Allied Provincial Securities, the stockbroker, was ordered to pay pounds 135,000 in fines and costs yesterday after one of its senior staff diverted more than pounds 1m of a client's money into a firm where he was a director.
David Duncan was ordered by the Securities and Futures Authority to pay a personal fine of pounds 15,000, plus pounds 5,000 costs. He has also been barred for life from working as a stockbroker.
The fine on Allied Provincial, recently taken over by King & Shaxson, the financial services company, is one of the largest levied by the SFA, the stockbrokers' watchdog.
Bernard Solomons, deputy chairman of Greig Middleton, under whose name Allied Provincial now trades, said he had known Duncan for 30 years and could not believe what had happened. "We never had any complaints about David and would not have expected this of him. This is distressing and very bewildering," he said.
Duncan was responsible for managing a private client's portfolio from the firm's Glasgow office. He arranged for payments of more than pounds 1m to be made from her account to Fern Developments, a small biotechnical equipment company.
Although Duncan did tell his client about the investment, she was not aware of the risk involved or of the nature of the payment. Nor did he tell her that his wife was also an employee at Fern Developments.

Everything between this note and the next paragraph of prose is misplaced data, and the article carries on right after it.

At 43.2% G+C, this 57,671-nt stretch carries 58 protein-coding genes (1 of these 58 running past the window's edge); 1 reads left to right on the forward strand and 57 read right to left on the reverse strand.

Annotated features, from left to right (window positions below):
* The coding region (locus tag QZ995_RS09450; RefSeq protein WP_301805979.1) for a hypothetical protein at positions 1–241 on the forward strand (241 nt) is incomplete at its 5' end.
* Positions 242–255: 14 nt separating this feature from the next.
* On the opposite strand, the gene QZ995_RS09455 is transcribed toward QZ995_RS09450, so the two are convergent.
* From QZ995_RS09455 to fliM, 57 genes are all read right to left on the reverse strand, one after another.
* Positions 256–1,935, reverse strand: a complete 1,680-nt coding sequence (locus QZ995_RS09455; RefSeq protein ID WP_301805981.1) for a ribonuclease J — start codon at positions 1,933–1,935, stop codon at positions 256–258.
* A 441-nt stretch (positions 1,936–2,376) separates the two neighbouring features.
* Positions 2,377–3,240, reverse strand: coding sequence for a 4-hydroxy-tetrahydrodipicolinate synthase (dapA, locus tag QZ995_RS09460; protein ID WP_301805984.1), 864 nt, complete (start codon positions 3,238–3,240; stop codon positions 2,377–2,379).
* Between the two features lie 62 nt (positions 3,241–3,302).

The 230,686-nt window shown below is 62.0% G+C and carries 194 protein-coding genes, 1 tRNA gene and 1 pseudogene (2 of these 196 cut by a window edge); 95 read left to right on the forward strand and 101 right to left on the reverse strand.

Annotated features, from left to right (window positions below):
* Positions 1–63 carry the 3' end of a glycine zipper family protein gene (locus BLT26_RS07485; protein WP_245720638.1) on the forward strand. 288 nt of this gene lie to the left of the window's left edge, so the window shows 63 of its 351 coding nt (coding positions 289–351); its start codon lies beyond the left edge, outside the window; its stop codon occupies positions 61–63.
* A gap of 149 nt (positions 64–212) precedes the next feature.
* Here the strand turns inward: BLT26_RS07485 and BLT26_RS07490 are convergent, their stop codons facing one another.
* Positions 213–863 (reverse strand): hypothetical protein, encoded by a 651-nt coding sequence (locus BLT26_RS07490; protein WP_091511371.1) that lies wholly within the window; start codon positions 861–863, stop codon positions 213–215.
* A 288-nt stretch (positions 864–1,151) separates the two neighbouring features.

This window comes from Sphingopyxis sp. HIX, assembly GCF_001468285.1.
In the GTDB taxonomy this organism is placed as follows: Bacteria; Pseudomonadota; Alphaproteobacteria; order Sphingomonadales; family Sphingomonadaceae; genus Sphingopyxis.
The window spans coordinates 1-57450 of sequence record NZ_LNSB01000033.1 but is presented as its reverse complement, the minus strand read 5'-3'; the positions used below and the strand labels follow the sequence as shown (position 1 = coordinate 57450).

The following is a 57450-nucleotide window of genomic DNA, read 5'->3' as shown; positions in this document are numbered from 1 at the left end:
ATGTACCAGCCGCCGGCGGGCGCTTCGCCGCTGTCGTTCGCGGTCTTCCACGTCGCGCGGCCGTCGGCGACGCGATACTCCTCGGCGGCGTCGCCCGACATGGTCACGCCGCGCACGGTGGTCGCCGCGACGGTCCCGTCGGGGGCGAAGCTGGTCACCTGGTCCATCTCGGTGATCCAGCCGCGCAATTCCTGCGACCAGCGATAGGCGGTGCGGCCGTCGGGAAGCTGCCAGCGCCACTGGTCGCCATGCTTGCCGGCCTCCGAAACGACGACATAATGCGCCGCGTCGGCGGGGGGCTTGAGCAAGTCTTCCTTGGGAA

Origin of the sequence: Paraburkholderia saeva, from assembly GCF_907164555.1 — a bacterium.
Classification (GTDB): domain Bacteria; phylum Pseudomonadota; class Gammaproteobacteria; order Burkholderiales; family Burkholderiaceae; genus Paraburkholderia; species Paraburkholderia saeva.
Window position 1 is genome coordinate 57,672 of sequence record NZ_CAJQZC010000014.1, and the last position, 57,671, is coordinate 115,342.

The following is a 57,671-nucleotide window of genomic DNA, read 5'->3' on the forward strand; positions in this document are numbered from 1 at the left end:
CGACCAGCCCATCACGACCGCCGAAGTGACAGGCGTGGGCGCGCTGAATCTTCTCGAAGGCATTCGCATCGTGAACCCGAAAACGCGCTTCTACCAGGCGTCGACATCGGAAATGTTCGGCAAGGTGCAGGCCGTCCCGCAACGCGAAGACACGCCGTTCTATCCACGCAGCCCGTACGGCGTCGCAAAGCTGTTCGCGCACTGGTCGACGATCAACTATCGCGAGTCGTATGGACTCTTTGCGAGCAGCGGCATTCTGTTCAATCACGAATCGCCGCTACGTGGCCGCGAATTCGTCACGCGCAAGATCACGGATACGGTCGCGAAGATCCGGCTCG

The money, paid over a period of more than two years, was unsecured. Throughout this period the firm was in financial difficulty and was only kept afloat by the loans made to it. It eventually went into receivership in November 1993.
The SFA said Duncan had originally faced a fine of pounds 50,000 but this was reduced given his means. He is now believed to be out of work.
Its fine on Allied Provincial related to its failure to supervise Duncan's activities more tightly and to spot problems.
Mr Solomons said: "We accept that we could have operated better in terms of our compliance activities and we have tightened up in this area."
The client, for whom the "investment" in Fern composed 10 per cent of her portfolio, is now in talks with Allied Provincial's insurers, with a view to a total refund for her losses.
The SFA's fine on Allied Provincial follows a record one of pounds 200,000 in April on Greig Middleton itself, the King & Shaxson firm it is now a part of.Reuse content